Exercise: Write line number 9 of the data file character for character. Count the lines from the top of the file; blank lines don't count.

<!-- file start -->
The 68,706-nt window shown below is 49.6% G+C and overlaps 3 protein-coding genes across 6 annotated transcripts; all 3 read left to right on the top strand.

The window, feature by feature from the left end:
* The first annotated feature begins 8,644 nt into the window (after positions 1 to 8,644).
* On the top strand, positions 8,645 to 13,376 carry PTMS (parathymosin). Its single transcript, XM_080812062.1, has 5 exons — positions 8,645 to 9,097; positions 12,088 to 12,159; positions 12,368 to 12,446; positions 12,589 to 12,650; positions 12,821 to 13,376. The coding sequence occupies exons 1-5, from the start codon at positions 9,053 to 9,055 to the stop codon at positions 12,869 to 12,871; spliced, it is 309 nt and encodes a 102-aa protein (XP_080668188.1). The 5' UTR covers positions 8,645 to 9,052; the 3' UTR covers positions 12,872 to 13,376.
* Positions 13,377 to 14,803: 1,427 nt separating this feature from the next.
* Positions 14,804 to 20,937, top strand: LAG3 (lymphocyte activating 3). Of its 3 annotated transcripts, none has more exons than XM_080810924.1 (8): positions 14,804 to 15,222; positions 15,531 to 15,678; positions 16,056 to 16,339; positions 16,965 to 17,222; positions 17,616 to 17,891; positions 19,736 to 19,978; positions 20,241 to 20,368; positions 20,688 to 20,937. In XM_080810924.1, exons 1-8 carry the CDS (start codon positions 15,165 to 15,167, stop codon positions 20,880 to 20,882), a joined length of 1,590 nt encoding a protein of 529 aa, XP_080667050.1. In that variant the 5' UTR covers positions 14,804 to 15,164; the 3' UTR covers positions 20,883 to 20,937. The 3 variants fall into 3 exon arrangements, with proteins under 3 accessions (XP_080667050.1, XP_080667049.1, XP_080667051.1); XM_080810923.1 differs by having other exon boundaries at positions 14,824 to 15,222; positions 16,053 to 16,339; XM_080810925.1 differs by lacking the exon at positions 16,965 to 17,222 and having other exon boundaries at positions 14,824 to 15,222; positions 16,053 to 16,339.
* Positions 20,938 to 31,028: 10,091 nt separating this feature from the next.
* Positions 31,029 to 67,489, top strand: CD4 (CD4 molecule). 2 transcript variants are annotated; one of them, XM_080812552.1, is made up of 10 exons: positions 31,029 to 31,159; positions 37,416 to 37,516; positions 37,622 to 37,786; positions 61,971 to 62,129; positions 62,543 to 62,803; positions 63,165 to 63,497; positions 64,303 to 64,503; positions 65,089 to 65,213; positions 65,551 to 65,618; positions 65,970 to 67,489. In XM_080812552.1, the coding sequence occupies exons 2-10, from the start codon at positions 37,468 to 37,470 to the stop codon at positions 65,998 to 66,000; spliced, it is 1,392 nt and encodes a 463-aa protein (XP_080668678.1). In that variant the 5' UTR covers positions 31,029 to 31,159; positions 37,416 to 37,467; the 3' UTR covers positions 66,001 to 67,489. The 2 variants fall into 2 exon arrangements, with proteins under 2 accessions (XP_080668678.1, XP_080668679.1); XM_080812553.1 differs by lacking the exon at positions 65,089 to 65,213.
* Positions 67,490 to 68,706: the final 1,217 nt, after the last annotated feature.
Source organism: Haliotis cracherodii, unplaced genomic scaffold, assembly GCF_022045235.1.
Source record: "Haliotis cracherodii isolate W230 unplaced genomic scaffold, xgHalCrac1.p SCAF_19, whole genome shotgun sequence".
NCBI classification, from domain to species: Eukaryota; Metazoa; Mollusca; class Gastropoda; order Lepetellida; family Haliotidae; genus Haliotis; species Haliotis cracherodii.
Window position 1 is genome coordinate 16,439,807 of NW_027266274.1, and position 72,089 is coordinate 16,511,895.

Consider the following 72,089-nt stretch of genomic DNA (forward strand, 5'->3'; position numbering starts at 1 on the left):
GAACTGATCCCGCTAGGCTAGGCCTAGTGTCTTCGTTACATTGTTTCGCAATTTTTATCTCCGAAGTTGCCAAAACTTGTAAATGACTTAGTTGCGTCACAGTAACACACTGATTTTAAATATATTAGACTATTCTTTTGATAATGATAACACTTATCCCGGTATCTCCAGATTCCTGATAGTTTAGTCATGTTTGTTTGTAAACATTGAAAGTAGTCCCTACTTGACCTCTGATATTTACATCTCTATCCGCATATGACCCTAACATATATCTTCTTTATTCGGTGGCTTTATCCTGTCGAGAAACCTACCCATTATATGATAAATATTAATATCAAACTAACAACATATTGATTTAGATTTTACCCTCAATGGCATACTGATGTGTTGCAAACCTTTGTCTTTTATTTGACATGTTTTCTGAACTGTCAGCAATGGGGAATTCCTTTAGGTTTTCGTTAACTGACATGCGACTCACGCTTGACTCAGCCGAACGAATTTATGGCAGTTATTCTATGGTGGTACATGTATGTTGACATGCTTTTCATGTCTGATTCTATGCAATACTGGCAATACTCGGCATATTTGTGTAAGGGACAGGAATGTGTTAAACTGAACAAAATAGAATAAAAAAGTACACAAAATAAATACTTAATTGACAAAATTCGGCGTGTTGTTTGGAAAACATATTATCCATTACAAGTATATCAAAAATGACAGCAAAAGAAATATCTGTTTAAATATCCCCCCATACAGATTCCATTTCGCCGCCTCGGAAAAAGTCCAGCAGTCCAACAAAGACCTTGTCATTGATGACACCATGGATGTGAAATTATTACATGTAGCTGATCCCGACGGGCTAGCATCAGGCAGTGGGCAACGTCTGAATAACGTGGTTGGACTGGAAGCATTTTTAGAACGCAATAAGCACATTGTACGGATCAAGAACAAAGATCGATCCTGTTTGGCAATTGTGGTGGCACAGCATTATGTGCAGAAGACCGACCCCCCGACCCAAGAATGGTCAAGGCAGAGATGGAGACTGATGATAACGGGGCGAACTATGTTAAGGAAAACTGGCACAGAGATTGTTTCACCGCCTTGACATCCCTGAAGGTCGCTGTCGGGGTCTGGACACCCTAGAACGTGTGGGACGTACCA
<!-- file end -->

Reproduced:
* Positions 67,490 to 68,706: the final 1,217 nt, after the last annotated feature.